Staff Picks: Movies
Staff-recommended viewing from the KPL catalog.
Federico Fellini’s most well-known film and a classic of Italian cinema, 8 and 1/2 continues to stand-up as a trailblazing film that introduced viewers in 1963 to an overly self-conscious form of storytelling that mixes fiction, memoir and dreamy surrealism together as a prophetic statement about the nature of celebrity, the mass media and the pressure to create art even when uninspired. Self-referential, wildly imaginative and irreverent, this classic film points the finger at the film industry and increasingly aggressive media while humorously mocking the hollowness of fame. Poking fun at both himself and his critics (both Catholics and Communists), Fellini delights in highlighting the absurdity and emotional alienation of those forced into positions of creating successful commerce while their personal life grows increasingly dysfunctional. See a trailer here.
8 and 1/2
I am just smitten with Call the Midwife. Based on the memoirs of Jennifer Worth, this BBC-produced series takes us back to the beginning of Worth’s career as a nurse-midwife in east end London during the post-war 1950s. We see her first arrive at Nonnatus House, where she and several other midwives minister to the varying social and health needs of their patients and families.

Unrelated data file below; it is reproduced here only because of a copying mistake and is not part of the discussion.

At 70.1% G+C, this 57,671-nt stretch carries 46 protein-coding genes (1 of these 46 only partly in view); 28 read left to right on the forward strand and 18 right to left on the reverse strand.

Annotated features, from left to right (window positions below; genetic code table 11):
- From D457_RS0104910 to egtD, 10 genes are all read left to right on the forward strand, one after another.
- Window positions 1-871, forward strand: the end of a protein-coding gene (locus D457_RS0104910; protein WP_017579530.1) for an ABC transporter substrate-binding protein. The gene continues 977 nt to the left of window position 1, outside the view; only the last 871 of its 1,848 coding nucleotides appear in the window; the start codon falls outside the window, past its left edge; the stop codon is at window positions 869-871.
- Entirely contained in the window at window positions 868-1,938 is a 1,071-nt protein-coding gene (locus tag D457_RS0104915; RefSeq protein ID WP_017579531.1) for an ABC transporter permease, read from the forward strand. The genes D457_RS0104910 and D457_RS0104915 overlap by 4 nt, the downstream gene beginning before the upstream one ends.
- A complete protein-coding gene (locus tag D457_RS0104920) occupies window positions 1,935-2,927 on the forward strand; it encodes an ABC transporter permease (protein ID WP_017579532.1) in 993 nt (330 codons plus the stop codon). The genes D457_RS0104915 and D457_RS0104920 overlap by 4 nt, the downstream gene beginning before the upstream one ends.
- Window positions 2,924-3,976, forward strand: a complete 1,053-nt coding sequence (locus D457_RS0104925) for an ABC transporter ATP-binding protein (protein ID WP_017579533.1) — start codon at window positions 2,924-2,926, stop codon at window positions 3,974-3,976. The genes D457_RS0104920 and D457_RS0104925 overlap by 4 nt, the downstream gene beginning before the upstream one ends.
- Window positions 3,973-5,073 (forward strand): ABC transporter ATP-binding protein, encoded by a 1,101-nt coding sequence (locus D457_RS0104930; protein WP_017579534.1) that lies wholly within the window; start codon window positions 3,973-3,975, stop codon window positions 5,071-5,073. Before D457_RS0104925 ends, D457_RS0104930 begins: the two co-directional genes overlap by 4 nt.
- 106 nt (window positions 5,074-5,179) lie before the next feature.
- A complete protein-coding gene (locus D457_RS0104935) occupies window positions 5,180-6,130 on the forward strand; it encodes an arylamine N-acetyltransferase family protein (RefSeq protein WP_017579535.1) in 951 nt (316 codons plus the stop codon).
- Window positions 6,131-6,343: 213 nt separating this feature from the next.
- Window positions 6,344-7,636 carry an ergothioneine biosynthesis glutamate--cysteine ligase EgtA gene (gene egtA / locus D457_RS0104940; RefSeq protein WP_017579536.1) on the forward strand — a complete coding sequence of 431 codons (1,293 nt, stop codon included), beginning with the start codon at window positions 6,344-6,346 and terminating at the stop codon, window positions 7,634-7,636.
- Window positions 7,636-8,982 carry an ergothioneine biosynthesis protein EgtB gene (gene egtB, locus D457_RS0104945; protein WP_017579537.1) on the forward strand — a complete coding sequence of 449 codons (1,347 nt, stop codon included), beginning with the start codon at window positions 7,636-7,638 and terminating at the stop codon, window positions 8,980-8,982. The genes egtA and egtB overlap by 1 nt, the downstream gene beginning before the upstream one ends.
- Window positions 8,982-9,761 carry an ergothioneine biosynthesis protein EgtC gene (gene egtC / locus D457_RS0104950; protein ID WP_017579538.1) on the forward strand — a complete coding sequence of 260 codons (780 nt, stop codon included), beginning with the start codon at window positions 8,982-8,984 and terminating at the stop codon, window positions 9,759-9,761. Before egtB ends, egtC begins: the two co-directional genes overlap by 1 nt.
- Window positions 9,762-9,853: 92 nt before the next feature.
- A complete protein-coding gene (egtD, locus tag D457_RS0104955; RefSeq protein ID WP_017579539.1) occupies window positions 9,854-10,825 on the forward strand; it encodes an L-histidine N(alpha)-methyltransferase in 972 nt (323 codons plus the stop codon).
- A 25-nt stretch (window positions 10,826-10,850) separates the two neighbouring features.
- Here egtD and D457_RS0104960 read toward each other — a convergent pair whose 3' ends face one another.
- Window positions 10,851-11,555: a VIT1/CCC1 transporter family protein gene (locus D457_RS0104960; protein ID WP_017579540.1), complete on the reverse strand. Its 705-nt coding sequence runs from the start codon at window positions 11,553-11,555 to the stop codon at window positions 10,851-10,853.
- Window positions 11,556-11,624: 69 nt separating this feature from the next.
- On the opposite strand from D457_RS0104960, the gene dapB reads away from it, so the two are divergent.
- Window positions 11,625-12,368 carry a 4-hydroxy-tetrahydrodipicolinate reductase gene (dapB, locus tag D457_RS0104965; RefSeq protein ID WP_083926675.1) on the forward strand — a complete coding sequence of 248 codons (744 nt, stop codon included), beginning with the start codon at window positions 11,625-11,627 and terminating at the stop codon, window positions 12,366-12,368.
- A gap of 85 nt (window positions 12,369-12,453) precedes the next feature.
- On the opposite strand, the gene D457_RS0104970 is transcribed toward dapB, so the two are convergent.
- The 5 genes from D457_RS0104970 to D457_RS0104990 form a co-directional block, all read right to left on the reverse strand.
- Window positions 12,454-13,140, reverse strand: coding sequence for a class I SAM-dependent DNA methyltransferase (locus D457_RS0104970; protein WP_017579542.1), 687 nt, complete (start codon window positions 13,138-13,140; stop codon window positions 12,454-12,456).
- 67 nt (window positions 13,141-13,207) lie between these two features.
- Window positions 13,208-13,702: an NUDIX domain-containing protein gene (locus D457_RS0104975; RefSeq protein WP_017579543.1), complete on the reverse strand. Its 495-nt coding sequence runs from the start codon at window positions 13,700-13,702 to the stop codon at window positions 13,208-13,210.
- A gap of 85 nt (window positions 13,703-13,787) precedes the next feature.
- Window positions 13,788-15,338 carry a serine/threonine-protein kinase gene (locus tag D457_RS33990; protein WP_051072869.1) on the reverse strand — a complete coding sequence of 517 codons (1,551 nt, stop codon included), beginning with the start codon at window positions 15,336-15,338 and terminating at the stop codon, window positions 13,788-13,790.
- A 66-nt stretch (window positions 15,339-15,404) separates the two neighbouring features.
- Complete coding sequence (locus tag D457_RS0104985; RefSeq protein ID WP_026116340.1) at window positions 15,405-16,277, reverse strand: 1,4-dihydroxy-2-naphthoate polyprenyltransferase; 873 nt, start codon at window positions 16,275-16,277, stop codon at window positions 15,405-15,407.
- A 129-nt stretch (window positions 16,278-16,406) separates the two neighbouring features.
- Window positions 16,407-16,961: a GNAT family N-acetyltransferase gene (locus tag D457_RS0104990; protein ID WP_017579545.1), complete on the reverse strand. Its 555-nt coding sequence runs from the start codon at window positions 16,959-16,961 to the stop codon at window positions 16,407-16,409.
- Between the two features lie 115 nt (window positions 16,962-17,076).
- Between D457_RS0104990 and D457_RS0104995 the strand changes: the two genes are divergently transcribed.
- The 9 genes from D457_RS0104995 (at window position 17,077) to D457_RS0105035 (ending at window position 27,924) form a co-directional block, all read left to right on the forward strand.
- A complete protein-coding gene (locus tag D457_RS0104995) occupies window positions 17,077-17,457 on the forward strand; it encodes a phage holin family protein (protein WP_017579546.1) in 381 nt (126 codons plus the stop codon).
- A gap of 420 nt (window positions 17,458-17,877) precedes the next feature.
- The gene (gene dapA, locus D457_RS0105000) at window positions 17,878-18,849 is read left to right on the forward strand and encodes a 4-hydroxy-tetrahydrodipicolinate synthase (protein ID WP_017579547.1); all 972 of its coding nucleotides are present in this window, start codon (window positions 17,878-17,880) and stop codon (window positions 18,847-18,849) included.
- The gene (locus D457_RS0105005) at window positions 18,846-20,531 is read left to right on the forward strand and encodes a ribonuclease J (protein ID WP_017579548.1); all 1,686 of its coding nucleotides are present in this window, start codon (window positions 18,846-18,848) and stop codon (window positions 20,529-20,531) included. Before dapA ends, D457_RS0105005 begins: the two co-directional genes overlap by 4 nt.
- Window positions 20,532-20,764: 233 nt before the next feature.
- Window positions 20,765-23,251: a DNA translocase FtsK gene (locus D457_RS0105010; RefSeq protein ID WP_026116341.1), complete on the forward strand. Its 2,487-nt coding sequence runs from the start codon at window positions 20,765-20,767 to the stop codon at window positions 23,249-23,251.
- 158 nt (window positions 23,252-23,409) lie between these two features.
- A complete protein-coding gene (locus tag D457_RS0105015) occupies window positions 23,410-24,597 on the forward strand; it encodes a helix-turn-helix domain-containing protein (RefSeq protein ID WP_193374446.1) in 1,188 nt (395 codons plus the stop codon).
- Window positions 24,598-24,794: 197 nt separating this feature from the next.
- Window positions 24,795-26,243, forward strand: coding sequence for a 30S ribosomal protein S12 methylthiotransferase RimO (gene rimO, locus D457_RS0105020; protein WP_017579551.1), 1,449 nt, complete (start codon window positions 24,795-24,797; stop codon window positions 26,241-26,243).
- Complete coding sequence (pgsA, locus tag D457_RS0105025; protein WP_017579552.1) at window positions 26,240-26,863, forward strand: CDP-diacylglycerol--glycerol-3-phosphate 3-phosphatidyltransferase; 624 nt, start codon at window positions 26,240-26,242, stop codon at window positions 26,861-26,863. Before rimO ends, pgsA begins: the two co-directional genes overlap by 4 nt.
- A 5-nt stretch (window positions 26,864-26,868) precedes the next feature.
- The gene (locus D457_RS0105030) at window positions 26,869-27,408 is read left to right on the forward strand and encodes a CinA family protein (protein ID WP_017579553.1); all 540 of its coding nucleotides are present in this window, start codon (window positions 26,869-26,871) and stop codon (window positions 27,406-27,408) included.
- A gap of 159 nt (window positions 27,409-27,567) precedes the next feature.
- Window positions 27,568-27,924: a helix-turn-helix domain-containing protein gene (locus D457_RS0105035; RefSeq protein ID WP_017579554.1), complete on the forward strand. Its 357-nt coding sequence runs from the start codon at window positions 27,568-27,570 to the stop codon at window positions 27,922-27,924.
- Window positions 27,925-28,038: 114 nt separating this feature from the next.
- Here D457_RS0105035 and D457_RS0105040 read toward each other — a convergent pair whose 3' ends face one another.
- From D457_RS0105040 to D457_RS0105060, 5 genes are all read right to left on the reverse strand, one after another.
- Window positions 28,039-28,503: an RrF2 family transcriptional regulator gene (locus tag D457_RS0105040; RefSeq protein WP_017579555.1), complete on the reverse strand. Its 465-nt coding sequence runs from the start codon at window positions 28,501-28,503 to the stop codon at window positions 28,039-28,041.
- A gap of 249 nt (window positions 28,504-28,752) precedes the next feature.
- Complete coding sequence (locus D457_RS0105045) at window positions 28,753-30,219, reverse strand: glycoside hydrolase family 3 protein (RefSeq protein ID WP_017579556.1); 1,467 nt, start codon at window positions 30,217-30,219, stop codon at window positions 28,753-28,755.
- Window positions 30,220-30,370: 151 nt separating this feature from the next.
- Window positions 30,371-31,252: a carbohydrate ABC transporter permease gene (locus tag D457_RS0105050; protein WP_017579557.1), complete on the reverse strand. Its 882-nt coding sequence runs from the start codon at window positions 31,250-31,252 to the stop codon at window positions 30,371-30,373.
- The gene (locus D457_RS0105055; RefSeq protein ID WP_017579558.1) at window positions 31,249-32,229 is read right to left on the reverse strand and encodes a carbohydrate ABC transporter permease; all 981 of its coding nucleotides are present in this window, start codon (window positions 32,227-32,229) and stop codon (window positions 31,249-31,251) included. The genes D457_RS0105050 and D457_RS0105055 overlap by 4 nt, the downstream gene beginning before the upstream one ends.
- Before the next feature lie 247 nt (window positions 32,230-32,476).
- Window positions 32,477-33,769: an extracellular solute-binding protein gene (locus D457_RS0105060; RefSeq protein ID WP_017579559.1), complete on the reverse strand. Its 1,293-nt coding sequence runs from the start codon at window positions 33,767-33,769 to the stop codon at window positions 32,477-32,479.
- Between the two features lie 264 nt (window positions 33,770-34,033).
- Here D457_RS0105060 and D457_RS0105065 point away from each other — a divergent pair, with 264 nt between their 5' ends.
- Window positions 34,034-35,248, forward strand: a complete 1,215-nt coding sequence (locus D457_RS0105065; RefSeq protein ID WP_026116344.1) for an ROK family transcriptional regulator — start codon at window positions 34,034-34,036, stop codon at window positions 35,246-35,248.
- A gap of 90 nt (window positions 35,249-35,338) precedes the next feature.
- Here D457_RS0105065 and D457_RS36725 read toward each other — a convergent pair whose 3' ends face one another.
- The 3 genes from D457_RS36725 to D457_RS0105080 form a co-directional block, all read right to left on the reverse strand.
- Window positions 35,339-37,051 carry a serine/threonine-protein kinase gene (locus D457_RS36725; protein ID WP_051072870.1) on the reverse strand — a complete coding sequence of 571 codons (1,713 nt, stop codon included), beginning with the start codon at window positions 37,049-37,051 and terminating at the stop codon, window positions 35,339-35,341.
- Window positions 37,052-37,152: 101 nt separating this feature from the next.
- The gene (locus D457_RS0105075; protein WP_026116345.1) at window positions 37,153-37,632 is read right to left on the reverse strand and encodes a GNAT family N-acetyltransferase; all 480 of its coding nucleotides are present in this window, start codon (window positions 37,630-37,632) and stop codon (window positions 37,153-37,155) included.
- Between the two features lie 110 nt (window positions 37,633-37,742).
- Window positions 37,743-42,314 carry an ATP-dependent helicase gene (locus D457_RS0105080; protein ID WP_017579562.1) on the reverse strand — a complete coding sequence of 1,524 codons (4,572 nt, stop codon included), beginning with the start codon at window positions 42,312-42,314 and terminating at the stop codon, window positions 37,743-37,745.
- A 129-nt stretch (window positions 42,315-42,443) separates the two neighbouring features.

Jessica Raine portrays Jenny as kind, caring, and extremely sheltered. She knows naught from personal experience of bug infestations, dealing with the complications of syphilis, the desperation that drives 15-year old girls into prostitution. Over time, she shows her grit, combined with deep compassion, to become a fine midwife.
Still, it’s Nurse Camilla Fortescue Chumley Browne (Miranda Hart,) better known as ‘Chummy,’ who steals the show for me. When we first see her, she quips, “pa used to say ‘long dogs need short names.’” As she struggles to build her nursing skills, wrestles to learn bike riding (their primary form of transportation to their patients,) and overcome Sister Evangelina’s obvious disdain, she grabs the funniest lines and breathtaking moments.
Though based in the ‘50s, the show doesn’t lack for graphic intensity. You’ll see live births and hear the raw, honest language of the EastEnders. Set aside several hours, so you can watch without pause. Fortunately for all of us, the next season is on order and in our catalog, so we can place our holds now!
Call the Midwife